Man checking into hospital incurring healthcare costs because he did not take care of his hearing loss.

For many years, researchers have been considering the effect hearing loss has on a person’s health. A new study approaches it from a different angle by examining what untreated hearing loss can do to your healthcare budget. As the expense of healthcare keeps rising, the medical community and individuals are looking for ways to lower these costs. You can make a significant difference by something as simple as managing your hearing loss, according to a study published on November 8 2018.

How Health is Affected by Hearing Loss

There are hidden risks with untreated hearing loss, as reported by Johns Hopkins Medicine. After 12 years of tracking it, researchers discovered that there was a significant impact on brain health in adults with minor to severe hearing loss. For example:

  • Someone with moderate hearing loss triples their risk of dementia
  • Dementia is five times more likely in someone suffering from severe hearing loss
  • The chance of getting dementia is doubled in people with only slight hearing loss

The study shows that the brain atrophies at a faster pace when a person suffers from hearing loss. The brain is put under stress that can lead to injury because it has to work harder to do things such as maintaining balance.

The inability to hear has an impact on quality of life, also. A person who doesn’t hear very well is more likely to feel anxiety and stress. Depression is also more likely. All these factors add up to higher medical expenses.

The Newest Study

The newest study published November in the Journal of the American Medical Association (JAMA) shows that not getting your hearing loss checked is a budget buster, also. This study was also led by researchers from Johns Hopkins in collaboration with AARP, the University of California San Francisco and Optum Labs.

77,000 to 150,000 patients who had untreated hearing loss were analyzed. Just two years after the diagnosis of hearing loss, patients generated almost 26 percent more health care expenses than individuals with normal hearing.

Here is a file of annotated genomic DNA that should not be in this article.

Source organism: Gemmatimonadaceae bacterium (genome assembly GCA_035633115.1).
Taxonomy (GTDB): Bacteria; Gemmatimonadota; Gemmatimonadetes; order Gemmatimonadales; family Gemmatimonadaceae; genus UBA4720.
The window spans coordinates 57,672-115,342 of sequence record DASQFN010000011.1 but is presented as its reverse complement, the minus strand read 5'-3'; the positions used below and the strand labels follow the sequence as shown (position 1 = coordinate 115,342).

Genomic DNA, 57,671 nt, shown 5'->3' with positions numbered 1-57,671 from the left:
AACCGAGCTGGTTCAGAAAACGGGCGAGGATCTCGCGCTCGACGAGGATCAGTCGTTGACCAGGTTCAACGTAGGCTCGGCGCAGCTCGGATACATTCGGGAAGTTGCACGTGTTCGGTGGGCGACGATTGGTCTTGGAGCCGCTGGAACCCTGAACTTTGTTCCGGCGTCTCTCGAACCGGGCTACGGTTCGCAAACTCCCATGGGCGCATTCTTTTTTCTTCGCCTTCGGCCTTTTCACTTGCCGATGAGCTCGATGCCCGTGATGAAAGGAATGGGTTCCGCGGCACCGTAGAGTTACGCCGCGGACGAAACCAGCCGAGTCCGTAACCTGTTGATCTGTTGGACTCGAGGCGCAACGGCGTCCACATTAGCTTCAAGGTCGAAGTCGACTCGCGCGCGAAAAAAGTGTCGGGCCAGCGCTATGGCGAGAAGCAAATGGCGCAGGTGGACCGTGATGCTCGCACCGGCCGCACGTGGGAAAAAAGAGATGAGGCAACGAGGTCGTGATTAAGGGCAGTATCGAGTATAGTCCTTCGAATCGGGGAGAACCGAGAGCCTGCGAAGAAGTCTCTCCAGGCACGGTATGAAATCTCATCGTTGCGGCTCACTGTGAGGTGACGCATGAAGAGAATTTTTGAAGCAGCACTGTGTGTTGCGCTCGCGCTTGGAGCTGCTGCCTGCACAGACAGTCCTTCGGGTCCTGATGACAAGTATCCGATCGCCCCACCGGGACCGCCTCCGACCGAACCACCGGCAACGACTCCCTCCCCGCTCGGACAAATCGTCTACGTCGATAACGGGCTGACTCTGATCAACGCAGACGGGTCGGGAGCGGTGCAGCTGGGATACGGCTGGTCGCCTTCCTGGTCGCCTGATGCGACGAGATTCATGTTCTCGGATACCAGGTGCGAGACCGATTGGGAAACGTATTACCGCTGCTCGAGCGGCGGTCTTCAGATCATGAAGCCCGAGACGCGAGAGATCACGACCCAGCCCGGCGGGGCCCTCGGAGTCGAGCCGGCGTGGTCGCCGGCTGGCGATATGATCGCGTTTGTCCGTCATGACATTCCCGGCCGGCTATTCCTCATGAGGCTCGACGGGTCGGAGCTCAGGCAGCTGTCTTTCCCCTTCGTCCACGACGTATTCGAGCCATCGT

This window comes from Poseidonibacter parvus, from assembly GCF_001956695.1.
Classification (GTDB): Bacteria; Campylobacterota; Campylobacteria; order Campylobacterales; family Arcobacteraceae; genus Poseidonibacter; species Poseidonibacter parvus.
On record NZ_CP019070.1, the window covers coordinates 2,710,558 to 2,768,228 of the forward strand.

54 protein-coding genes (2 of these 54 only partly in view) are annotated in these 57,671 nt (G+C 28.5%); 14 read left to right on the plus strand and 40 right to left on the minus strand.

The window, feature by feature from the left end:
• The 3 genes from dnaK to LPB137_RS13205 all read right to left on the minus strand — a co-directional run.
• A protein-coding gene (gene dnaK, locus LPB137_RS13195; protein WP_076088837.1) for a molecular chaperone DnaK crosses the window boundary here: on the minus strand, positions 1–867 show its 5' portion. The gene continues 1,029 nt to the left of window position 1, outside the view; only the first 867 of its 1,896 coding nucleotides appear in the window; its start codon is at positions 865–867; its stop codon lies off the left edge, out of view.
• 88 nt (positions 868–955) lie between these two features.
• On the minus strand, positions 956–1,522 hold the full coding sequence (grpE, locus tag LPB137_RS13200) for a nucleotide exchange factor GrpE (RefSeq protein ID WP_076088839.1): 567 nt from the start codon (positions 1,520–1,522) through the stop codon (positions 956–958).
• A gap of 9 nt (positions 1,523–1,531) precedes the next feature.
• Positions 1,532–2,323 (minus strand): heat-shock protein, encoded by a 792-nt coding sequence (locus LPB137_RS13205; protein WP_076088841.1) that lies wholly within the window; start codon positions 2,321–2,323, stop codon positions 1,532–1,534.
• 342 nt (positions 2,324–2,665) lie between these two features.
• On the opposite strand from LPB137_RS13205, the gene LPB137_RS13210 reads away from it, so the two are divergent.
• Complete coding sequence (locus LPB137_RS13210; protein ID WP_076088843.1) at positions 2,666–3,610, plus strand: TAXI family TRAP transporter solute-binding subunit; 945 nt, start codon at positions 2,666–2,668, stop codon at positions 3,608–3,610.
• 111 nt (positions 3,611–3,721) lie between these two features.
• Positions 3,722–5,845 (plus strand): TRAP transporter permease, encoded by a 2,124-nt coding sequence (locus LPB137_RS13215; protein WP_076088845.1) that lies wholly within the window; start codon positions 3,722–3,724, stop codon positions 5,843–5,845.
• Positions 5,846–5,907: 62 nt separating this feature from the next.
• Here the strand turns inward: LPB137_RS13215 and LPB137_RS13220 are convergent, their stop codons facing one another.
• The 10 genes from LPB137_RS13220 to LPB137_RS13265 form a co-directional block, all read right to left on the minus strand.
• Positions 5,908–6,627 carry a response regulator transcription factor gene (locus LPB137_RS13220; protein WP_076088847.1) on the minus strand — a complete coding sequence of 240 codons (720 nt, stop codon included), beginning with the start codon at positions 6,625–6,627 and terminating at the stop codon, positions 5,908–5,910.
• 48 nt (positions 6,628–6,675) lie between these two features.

That number continues to grow as time goes by. Over a ten year period, healthcare costs increase by 46 percent. Those figures, when analyzed, average $22,434 per person.

The study lists factors associated with the increase including:

  • Depression
  • Falls
  • Cognitive decline
  • Dementia
  • Lower quality of life

A second companion study conducted by Bloomberg School suggests a connection between untreated hearing loss and higher mortality. Some other findings from this study are:

  • 6.9 more diagnoses of depression
  • 3.6 more falls
  • 3.2 more diagnoses of dementia per 100 over the course of 10 years

The study by Johns Hopkins correlates with this one.

Hearing Loss is Increasing

According to the National Institute of Deafness and Other Communication Disorders:

  • The basic act of hearing is challenging for around 15 percent of young people around the age of 18
  • Approximately 2 percent of individuals aged 45 to 54 are significantly deaf
  • Currently, two to three of every 1,000 children has hearing loss
  • As many as 8.5 percent of 55-to-64-year-olds have loss of hearing

For those aged 64 to 74 the number rises to 25 percent and for someone over 74 it goes up to 50 percent. In the future, those figures are anticipated to rise. By the year 2060, as many as 38 million people in this country may have hearing loss.

Wearing hearing aids can change these figures, though, which the study doesn’t indicate. What they do understand is that wearing hearing aids can eliminate some of the health issues connected with hearing loss. Further studies are required to confirm if wearing hearing aids decreases the cost of healthcare. It’s safe to say there are more reasons to wear them than not to. To find out if hearing aids would help you, schedule an appointment with a hearing care professional right now.

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